Trial of the Outback: The Lindy Chamberlain Story is a potent reminder that fighting for the truth is worth it, writes Sam Brooks.
“The dingo ate my baby!”
If there’s one line synonymous with Lindy Chamberlain’s story, it’s that. There’s a cruel irony that it’s not even what she said after the tragic death of her daughter, Azaria Chamberlain, after she was taken by that dingo. What she said has been reported differently many times, but was canonised, for better or worse, in the film based on her life, A Cry in the Dark (released under the terribly unsubtle name Evil Angels in Australia and New Zealand). In that film, Meryl Streep exclaims, in Chamberlain’s trademark hybrid accent, “The dingo’s got my baby.” It’s just that the line was twisted until it became a pop culture reference, cruel in both its brutality and longevity.
The irony comes from the fact there’s few stories that have been distorted by the media and the public more than Lindy Chamberlain’s story. There’s a reason why it’s been retold so many times, with Trial in the Outback – The Lindy Chamberlain story being the latest in a long line of series both factual and lightly fictional. It’s penance.
If you’re unfamiliar with the story, the short version is that on one horrid north Australian morning in 1980, Azaria Chamberlain was taken by a dingo. Despite ample evidence determining this was the case, both the state and the media were determined that Lindy Chamberlain had killed her child, and that her husband Michael was an accomplice. They were charged with this, and Lindy spent three years in jail as a result. The conviction was later overturned, and the Chamberlains spent 32 years trying to have it legally declared that their daughter had been taken by a dingo, rather than just being acquitted and determined innocent. They were successful in 2012.
Trial in the Outback tells this story comprehensively, with plenty of archival footage, and comment from many members of the Chamberlain family in the present day, Lindy looking a far cry from the stone-faced, black-bobbed woman the media presented us with. Today, she’s a cheerful woman with purple streaks in her hair and long silver acrylic nails.
I bring up Chamberlain’s appearance because it’s been a constant theme throughout her story, and one the documentary focuses on. It includes a lot of comment from journalists who covered the story (albeit the more sympathetic ones, because you can imagine the ones who did wrong are probably too ashamed to appear) and the most galling thing to me, who has only ever known Chamberlain as innocent, is how the media was complicit in framing and misframing her story.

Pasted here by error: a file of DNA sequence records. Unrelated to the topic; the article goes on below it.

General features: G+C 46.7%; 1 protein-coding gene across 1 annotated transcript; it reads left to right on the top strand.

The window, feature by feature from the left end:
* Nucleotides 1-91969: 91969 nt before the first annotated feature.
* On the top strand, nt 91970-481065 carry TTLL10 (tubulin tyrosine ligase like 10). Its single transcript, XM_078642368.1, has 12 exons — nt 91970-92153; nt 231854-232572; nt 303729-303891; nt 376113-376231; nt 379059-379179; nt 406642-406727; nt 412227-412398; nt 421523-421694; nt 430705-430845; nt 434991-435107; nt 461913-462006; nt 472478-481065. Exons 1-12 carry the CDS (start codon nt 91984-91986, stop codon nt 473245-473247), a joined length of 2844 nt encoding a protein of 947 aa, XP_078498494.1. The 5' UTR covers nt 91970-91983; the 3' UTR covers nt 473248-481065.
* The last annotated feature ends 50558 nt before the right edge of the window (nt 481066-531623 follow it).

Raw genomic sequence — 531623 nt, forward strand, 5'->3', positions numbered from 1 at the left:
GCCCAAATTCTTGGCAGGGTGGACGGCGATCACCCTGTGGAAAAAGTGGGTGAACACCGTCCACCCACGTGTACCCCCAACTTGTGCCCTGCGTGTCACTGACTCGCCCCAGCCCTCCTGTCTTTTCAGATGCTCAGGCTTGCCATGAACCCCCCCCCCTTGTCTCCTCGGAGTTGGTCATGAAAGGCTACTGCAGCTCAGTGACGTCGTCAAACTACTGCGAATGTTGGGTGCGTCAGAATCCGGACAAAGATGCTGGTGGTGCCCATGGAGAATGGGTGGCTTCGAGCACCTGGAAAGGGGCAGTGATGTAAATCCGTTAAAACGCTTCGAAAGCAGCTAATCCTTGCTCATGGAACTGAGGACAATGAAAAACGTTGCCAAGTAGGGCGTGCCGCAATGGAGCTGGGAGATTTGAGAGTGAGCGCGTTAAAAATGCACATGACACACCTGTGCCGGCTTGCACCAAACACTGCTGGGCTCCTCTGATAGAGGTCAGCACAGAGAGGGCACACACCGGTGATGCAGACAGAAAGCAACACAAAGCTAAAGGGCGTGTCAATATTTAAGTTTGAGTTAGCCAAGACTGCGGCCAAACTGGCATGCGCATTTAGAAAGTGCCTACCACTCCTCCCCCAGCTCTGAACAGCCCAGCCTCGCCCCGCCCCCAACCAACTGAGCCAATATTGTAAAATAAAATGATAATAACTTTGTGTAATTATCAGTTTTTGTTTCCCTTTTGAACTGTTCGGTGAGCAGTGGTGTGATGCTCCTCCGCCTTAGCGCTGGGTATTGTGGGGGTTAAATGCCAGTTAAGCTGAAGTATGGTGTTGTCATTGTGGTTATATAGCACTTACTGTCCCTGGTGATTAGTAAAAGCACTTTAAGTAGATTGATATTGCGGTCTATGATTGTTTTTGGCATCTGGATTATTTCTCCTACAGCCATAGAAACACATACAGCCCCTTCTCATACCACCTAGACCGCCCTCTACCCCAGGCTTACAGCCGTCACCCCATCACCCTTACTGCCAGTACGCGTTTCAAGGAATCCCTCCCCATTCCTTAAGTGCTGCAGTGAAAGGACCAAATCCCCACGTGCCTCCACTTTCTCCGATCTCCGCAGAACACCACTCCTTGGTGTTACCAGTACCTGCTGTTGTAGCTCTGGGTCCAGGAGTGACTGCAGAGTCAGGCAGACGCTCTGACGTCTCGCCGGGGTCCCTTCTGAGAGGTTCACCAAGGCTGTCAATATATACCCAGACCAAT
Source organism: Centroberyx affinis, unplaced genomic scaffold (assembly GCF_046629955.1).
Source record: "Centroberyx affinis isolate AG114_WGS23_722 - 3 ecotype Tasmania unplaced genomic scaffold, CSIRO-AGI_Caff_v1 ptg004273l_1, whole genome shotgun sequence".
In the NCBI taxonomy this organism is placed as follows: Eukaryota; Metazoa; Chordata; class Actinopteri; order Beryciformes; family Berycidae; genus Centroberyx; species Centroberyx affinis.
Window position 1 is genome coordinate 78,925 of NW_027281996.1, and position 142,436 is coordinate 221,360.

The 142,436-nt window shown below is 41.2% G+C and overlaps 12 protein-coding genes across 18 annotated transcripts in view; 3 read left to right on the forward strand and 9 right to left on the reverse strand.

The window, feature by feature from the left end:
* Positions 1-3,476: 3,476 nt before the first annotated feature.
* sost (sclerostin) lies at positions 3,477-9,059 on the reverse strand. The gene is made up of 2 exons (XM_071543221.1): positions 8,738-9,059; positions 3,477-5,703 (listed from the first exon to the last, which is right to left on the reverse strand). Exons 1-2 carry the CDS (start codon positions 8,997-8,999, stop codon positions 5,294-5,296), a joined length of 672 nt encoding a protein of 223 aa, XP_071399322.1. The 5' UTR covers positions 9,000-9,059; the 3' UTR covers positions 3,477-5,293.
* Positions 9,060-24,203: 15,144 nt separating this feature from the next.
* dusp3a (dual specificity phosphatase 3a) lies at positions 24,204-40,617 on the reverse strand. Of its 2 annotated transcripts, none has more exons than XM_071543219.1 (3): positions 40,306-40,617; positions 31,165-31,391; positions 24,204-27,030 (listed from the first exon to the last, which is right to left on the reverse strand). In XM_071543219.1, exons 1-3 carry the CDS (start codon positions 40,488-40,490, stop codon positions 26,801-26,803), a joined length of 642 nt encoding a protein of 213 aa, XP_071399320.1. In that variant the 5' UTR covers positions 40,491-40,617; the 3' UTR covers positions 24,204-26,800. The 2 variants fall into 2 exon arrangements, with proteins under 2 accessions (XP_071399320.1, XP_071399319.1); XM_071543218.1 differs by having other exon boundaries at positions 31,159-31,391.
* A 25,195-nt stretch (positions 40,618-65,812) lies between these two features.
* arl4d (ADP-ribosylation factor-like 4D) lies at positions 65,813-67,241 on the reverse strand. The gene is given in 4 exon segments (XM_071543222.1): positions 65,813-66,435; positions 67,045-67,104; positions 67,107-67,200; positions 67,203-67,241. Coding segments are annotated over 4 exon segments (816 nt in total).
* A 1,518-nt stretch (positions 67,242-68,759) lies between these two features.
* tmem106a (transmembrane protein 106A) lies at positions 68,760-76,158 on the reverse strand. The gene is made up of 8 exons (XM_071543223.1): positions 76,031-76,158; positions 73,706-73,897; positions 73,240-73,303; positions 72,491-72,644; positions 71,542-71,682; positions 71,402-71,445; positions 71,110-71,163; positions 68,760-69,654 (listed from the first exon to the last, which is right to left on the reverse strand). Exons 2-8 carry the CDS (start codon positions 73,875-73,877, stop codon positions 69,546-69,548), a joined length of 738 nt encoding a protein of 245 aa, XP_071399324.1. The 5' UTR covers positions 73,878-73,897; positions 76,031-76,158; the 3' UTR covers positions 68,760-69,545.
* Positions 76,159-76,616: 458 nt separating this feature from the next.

As the documentary tells it, the entirety of Australia seemed to hate Chamberlain right from the start. In multiple interviews, she seemed to come off as emotionless and detached. This is, of course, because those interviews did not use the footage where she was crying. The theories people had seem absolutely wild to me, and range from Satanism to accusations the Chamberlains sold their daughter into slavery. We see multiple videos of Chamberlain entering and leaving the courtroom stony-faced, with cameras so close they’re literally hitting her in the face.
The documentary also asserts that the media were under pressure from the state, although it doesn’t feel like much arm twisting was needed. Even though the coverage was worldwide, Chamberlain was tried in a town so small that the jurors would be hanging out at the bar with the police, the journos and the general public. Another journo remembers being threatened because he was “making it sound like she’s innocent”.
The moment the media started framing Chamberlain as guilty, they had basically handed down her judgment. She was declared to be a strange woman, and in conservative north Australia, it doesn’t take much for the collective mind to jump to collective cruelty. A strange woman might as well be a guilty woman. Even after she was cleared of any crime, people still believed she did it. I wouldn’t be surprised if there are still people out there, against all evidence and clear-minded judgment, who still believe she’s guilty. I suppose it’s difficult to convince a wrong person they’re wrong just by presenting them comprehensive facts and evidence. (To be clear: Chamberlain’s “strangeness” extended mostly to being a Seventh Day Adventist and a vegetarian. Hardly a David Lynch character.)
Trial in the Outback brings to mind another recent documentary, with a much more direct title: Framing Britney Spears. That doco is about all the ways the media cornered one woman, her career and her image, until she frayed and imploded. Trial in the Outback is a tragic story, but one with a much happier ending. It tells the story of a woman who fought against the frame she was given, and beat the frame until it represented her truth. It’s a painful tale, but one that’s worth watching, just to remind you of how damaging the power of the media can be in the wrong hands. But also? It’s a potent reminder that fighting for the truth is worth it. Just look at Chamberlain now, sitting comfortably in her truth, clacking those beautiful silver acrylics against each other.
The first part of Trial in the Outback – The Lindy Chamberlain Story airs tonight on TVNZ1 at 8.30. The second part airs next week.